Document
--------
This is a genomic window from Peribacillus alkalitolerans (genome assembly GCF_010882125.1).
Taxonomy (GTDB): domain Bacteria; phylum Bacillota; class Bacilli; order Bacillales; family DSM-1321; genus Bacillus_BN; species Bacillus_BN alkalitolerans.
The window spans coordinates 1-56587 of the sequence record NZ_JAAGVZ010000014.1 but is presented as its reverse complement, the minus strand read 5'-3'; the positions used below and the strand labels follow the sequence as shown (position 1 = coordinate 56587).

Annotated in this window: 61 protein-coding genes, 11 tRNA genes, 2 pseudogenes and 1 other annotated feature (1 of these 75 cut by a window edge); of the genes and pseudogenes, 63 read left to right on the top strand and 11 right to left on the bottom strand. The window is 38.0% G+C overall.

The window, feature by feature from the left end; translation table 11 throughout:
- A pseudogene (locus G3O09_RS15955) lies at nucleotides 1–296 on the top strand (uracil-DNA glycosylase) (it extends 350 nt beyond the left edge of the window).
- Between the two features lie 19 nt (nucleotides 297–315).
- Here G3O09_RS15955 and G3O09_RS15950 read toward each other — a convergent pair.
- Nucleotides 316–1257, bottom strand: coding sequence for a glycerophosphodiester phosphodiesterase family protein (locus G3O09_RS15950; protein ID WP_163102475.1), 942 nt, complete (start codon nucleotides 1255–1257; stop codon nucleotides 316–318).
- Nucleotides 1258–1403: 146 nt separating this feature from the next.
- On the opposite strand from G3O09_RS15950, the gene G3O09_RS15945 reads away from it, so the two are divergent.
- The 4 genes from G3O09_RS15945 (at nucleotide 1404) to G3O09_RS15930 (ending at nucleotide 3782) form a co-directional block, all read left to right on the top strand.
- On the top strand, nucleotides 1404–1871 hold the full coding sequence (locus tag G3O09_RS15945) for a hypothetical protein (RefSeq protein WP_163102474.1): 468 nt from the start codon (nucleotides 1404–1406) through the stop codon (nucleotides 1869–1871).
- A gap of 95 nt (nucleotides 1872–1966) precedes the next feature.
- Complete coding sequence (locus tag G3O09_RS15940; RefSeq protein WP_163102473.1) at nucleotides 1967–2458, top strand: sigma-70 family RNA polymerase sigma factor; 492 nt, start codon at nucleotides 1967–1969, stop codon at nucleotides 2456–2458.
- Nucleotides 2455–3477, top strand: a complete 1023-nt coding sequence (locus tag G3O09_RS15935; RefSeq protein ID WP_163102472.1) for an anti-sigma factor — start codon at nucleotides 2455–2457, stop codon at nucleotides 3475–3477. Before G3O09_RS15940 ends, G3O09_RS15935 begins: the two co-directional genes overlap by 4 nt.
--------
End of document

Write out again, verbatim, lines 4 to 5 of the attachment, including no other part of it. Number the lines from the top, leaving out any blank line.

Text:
Annotated in this window: 61 protein-coding genes, 11 tRNA genes, 2 pseudogenes and 1 other annotated feature (1 of these 75 cut by a window edge); of the genes and pseudogenes, 63 read left to right on the top strand and 11 right to left on the bottom strand. The window is 38.0% G+C overall.

The window, feature by feature from the left end; translation table 11 throughout: